"Causal Reasoning and Backtracking"Abstract:"Causes do not invariably raise the probabilities of their effects, nor are they generally evidence for their effects. Learning about a cause can convey information about one of its effects either via a direct cause-to-effect inference, which will confirm the effect, or via a "backtracking" inference, which can disconfirm the effect by indicating that stronger inhibiting causes will occur. My aim is to find ways of separating the direct, or "front-door," evidence that causes provide for their effects in virtue of being causes from any backtracking evidence they might provide. In this way, I hope to salvage an important part of the idea that causes generally provide evidence for their effects. My argument relies heavily on the theory of causal Bayesian networks developed in J. Pearl's Causality and P. Spirtes, C. Glymour, and R. Scheines's Causation, Prediction and Search. In particular, I will show how to use Pearl's method of "adjustment for direct causes" to define functions that split the evidence that a cause provides for its effect into a "direct" and "backtracking" part (at least in the context of Markovian causal graphs). I will show that my use of this method does not commit me to any problematic "interventionist" metaphysics of causation of the sort that Pearl recommends. Indeed, I shall argue that a proper understanding of the epistemology of causation does not require a commitment to any specific metaphysics of the notion. If time allows I will discuss some of the limitations of the "causal net" approach in the context of my project, and will say something about how these limitations might be overcome. A complete copy of the talk will be on the web on Thursday, May 30 at http://www-personal.umich.edu/~jjoyce/."
"The Axiomatic Foundations of Bayesian Decision Theory."
PhD Dissertation, University of Michigan, 1992.
Abstract in Dissertation Abstracts International (November 1992), 53(5A):1540-A.
Abstract:"Bayesian decision theorists argue that rational agents should always perform acts that maximize subjective expected utility. To justify this claim, they prove representation theorems which are designed to show that any decision maker whose beliefs and desires satisfy reasonable axiomatic constraints will necessarily behave like an expected utility maximizer. The existence of such a representation result is a prerequisite for any adequate account of rational choice because one is only able to determine what a decision theory says about beliefs and desires by looking at the axioms used in the proof of its representation result. I examine a number of versions of decision theory and their representation theorems. Particular attention is paid to so-called causal and evidential decision theories. It is argued that only the latter has an adequate representation which is found in a theorem due to Ethan Bolker which was adapted to the decision theoretic context by R. Jeffrey. I remove the single outstanding problem with Bolker's theorem by reformulating it in a way which yields a unique probability and utility representation. This is possible because, unlike Bolker, I make use of axioms which govern not only preference but comparative probability. I show how this reformulated version of Bolker's result can be further generalized to a representation theorem for a generic theory of conditional expected utility whose basic term is a function which measures the strength of an agent's desires when he supposes that various hypotheses are true. Evidential and causal decision theories are show to be special cases of this generic theory. They differ only in the interpretation they give to the notion of supposition. The evidential account interprets it indicatively, while the causal account views it subjunctively. Finally, I show how my generic representation theorem for conditional decision theory can serve as a foundation for both causal and evidential decision theories. This provides the first fully adequate representation result for causal decision theory, thereby removing its most serious defect."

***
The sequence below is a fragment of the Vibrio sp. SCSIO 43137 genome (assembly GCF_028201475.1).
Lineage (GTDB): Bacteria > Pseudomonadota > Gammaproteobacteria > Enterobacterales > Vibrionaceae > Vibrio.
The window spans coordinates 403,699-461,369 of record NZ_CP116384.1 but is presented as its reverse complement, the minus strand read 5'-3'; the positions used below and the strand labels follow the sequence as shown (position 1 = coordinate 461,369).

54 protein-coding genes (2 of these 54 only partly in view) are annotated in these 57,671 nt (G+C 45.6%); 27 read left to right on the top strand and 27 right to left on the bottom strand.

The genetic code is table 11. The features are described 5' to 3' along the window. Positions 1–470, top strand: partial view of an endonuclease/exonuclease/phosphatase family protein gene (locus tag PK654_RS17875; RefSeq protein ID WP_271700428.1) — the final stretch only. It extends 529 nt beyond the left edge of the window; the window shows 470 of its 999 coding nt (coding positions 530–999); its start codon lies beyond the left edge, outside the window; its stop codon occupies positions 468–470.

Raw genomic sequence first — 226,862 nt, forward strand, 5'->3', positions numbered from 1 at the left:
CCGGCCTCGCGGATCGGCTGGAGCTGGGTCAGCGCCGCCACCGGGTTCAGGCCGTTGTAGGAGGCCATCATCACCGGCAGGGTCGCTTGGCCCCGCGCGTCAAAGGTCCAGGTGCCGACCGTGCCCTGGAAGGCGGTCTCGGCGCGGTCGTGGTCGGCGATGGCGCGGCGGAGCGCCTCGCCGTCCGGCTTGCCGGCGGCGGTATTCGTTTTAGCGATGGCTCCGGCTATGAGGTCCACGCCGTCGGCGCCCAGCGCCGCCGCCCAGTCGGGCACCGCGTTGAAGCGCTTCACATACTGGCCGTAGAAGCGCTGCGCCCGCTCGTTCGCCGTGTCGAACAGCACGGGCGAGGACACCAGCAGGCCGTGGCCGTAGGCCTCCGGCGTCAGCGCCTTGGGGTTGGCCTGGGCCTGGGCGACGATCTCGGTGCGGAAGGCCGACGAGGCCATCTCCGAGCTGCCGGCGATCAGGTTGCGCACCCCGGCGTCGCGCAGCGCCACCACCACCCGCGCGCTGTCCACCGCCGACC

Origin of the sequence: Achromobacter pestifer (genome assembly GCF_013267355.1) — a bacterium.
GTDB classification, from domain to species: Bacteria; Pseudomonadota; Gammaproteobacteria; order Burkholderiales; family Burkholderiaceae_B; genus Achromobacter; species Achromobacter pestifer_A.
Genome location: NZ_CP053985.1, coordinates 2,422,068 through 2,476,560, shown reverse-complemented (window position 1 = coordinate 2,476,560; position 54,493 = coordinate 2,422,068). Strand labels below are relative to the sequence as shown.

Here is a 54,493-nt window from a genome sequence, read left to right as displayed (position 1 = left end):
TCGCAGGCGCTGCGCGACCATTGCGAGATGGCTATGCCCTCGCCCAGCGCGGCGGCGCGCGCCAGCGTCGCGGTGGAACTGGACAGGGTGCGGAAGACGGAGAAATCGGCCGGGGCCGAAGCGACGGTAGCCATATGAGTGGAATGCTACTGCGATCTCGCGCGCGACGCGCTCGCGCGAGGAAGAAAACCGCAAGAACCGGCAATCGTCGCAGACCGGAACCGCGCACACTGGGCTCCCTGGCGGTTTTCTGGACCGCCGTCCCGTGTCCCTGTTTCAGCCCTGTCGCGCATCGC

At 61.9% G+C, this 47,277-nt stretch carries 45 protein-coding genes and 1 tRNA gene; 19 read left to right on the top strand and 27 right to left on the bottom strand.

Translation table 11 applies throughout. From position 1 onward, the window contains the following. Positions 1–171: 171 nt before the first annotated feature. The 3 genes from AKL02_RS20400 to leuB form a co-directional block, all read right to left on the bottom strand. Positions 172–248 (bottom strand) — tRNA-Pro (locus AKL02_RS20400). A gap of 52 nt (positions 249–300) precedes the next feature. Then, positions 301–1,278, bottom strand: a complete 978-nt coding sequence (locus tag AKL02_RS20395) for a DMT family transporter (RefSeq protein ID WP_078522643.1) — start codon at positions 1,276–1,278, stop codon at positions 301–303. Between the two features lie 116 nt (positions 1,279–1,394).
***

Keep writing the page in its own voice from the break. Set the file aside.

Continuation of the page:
Review of Edward F. McClennen's Rationality and Dynamic Choice: Foundational Explorations. Philosophical Books (January 1992), 33(1):27-30.
Editor of issue on "Decision Theory" Philosophical Topics, (Spring 1993), 21(1).
(with Allan Gibbard.) "Causal Decision Theory." In Salvador Barberà, Peter J. Hammond, and Christian Seidl, eds., Handbook of Utility Theory, Vol. 1: Principles, pp. 701-740. Dordrecht & Boston: Kluwer, 1998.
"A Non-Pragmatic Vindication of Probabilism." Philosophy of
Science (December 1998), 65(4):575-603.
"The pragmatic character of the Dutch book argument makes it unsuitable as an "epistemic" justification for the fundamental probabilist dogma that rational partial beliefs must conform to the axioms of probability. To secure an appropriately epistemic justification for this conclusion, one must explain what it means for a system of partial beliefs to accurately represent the state of the world and then show that partial beliefs that violate the laws of probability are invariably less accurate than they could be otherwise."
Review of Brian Skyrms' The Evolution of the Social Contract. Philosophical Books (April 1998), 39(2):137-139.
The Foundations of Causal Decision Theory.
Cambridge Studies in Probability, Induction, and Decsion Theory.
Cambridge & New York: Cambridge University Press, 1999.
Bradley, Richard. Economics and Philosophy (October 2001), 17(2):281-288.
Eells, Ellery. British Journal for the Philosophy of Science (December 2000), 51(4):893-900.
Janusz, Mirek. Philosophical Review (April 2001), 110(2):296-300.
Levi, Isaac. Journal of Philosophy (July 2000), 97(7):387-402.
"Why We Still Need the Logic of Decision." Philosophy of Science (2000), 67(3)Supplement:S1-S13.
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